Friday’s need-to-know money news

Today’s top story: This year, resolve to leave no gift card unused. Also in the news: A new episode of the Smart Money podcast on saving for your dream retirement, how to have the wedding you want for less, and comparing car insurance rates.

This Year, Resolve to Leave No Gift Card Unused
Most gift cards are spent within a year, but billions of dollars remain unspent and about 1% to 2% of gift card dollars typically go unused.

How to Have the Wedding You Want for Less
When planning a wedding, there’s pressure to create a perfect event. But you can still have the day of your dreams with a wedding budget of any size.

Smart Money Podcast: Saving for Your Dream Retirement
Budgeting pro Marissa Lyda talks with Sean and Liz about saving and how she’s made a full-time job out of YouTube.

Compare Car Insurance Rates
The NerdWallet guide to finding the best car insurance rate

Q&A: Feedback on a wedding conundrum

Dear Liz: You recently answered a writer whose fiancee was facing medical debts and other financial concerns. I was surprised you didn’t address the expected cost of their wedding, which the writer said was $5,600. Although that seems quite modest compared with the average wedding these days, it’s still $5,600 that could go to other expenses.

My husband and I were poor, recent college grads when we married in 1985. We decided to see the judge, and we spent a three-day honeymoon weekend at a nearby beach hotel. Total cost was less than $350, including a new dress, a bouquet for me and a lapel flower for him. Our parents took us all out for a nice dinner with siblings and each of our best friends (best man and maid of honor).

Years later, when debts had been paid, we had a big party for our 10th anniversary. We made it almost to 30 years when I lost him to illness. It really comes down to whether you want a marriage or a wedding. I don’t regret our own choice.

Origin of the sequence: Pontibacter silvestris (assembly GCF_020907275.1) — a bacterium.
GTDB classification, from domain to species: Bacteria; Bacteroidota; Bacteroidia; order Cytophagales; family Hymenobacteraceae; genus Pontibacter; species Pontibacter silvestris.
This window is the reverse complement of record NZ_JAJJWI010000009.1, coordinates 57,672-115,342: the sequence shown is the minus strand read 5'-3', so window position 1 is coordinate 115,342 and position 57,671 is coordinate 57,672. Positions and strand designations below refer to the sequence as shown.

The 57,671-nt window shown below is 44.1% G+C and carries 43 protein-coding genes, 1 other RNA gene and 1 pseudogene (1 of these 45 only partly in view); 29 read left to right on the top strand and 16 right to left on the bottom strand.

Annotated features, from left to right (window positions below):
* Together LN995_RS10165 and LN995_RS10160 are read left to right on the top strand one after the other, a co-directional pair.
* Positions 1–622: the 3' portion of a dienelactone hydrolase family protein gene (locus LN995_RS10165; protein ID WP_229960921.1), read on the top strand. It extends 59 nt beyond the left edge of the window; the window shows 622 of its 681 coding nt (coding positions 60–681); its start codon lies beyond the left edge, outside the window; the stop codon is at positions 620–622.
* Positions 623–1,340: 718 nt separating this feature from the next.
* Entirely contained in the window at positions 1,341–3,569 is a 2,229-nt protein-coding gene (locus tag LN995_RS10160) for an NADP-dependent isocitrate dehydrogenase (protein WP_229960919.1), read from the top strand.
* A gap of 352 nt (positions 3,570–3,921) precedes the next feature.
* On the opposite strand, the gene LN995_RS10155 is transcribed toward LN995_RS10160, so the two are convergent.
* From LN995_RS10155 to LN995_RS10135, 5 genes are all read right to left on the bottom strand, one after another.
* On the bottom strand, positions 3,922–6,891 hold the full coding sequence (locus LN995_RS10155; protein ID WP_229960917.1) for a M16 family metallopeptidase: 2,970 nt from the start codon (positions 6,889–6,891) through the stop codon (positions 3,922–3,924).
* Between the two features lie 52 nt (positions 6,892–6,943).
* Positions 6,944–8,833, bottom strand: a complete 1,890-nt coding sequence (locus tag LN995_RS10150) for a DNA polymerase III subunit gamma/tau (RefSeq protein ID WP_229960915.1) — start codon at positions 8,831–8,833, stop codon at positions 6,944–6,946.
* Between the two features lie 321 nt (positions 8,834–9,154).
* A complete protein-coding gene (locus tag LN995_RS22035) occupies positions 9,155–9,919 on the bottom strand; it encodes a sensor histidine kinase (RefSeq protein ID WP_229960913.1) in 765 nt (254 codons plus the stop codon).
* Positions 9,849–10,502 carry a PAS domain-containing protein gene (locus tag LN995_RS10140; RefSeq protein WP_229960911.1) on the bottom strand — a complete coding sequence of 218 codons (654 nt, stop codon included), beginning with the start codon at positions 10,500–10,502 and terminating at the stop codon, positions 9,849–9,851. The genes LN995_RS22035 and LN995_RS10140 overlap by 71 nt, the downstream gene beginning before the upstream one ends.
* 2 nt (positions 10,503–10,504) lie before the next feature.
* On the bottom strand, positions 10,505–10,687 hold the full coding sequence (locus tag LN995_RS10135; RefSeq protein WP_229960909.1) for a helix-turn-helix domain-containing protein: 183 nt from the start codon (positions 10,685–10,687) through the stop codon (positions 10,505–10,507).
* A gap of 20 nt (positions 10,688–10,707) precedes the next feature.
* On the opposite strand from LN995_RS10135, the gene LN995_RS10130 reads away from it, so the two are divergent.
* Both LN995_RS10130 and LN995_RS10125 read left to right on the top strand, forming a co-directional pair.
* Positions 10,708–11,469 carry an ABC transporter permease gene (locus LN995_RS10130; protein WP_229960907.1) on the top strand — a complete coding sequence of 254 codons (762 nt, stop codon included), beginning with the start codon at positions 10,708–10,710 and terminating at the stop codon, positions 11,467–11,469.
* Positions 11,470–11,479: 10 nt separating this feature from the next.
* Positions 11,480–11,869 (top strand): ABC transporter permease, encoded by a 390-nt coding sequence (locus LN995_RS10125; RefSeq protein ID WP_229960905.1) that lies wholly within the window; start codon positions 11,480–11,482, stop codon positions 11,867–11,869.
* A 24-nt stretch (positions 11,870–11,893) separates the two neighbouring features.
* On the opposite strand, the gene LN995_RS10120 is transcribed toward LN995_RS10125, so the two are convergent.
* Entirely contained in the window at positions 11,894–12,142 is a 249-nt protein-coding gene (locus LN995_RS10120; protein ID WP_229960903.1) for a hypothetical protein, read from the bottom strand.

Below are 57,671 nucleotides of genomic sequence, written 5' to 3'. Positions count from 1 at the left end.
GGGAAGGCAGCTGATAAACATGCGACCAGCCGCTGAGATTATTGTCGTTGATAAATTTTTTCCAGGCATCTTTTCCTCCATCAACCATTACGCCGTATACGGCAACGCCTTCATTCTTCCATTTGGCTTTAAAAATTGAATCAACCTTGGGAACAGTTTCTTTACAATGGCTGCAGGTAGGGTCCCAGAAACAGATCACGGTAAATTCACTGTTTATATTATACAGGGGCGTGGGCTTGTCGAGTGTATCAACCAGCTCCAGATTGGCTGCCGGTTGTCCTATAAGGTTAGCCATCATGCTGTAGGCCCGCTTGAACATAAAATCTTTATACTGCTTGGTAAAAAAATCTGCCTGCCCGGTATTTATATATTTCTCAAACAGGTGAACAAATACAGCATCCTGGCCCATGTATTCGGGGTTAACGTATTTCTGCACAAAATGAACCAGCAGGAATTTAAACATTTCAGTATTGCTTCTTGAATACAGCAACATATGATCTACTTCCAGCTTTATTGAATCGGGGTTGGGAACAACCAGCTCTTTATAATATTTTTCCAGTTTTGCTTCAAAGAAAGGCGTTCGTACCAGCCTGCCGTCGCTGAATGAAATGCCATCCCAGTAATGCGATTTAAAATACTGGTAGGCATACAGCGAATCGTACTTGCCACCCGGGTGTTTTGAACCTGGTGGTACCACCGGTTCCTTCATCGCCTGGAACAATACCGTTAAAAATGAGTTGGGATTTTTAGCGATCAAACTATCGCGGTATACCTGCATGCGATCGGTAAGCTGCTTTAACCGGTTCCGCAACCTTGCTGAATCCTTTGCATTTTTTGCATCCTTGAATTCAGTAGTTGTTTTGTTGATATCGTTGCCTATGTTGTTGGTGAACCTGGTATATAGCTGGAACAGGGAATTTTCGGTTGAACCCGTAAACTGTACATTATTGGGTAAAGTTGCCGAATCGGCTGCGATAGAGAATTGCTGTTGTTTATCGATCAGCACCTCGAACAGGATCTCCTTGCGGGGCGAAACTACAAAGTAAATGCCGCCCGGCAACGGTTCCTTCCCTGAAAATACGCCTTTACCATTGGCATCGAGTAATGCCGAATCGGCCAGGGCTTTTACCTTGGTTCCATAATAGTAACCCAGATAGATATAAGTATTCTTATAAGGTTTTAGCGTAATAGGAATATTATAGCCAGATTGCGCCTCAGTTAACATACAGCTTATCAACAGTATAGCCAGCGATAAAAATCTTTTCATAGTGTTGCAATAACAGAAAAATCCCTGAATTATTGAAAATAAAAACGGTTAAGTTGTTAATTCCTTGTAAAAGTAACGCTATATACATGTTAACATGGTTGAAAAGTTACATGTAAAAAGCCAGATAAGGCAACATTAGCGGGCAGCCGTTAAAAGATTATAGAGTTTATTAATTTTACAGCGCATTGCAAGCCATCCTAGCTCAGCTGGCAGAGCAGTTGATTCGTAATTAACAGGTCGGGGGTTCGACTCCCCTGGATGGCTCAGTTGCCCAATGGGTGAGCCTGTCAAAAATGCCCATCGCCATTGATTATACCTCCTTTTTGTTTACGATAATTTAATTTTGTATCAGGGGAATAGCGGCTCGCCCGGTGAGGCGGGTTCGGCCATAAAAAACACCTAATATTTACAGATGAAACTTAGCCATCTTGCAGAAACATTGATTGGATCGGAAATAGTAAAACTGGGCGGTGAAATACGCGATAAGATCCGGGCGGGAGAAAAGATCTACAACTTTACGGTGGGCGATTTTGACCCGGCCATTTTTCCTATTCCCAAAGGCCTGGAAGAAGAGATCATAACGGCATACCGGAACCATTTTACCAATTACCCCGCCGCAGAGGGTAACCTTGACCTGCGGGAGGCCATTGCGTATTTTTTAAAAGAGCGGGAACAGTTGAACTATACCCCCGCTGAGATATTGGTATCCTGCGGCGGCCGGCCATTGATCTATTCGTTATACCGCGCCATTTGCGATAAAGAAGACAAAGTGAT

Answer: Thank you so much for sharing your experience. Reliable statistics about how much people spend on weddings are hard to find, although the “averages” of $30,000 or more promoted by the wedding industry are probably inflated.

How much to spend is a personal choice, but weddings should be paid for in cash and with savings — not debt. When people already have significant debt, as this couple did, they would be smart to either postpone their celebration or scale it back to what they can afford to pay out of pocket.

Dear Liz: I’m hoping a portion of your answer was edited out when you answered the question about medical debt complicating someone’s wedding plans. Missing in your response is that modern couples pay equally for their own weddings.

Frankly, if he is fearful that he will have to make any financial contribution to his own wedding rather than have his future bride shoulder the entire burden, she should run screaming. She deserves a true partner, one who is equally invested, not one who is so selfish that he will let her deal on her own with the bad luck life throws at her and make her pay for their wedding. This is the kind of guy who will leave her and their child if they happen to have a medically fragile or disabled child because of the expenses.

Your first task should have been to point out that he should be paying half the wedding costs, and perhaps that $5,600 is quite reasonable. He sounds like he won’t be there “for better or for worse” but rather only when it doesn’t cause him any slight hardship or inconvenience.

Answer: People do make certain assumptions about many situations that often ought to be examined. In this case, you assumed that the letter writer wasn’t willing to shoulder any of the wedding costs, when that was not indicated. The letter writer was concerned about paying all the costs for the wedding.

You also assumed the letter writer was male, when that wasn’t indicated either.

People often do have different expectations about what marital finances should look like and who should pay for what. Those are matters that married people must work out for themselves.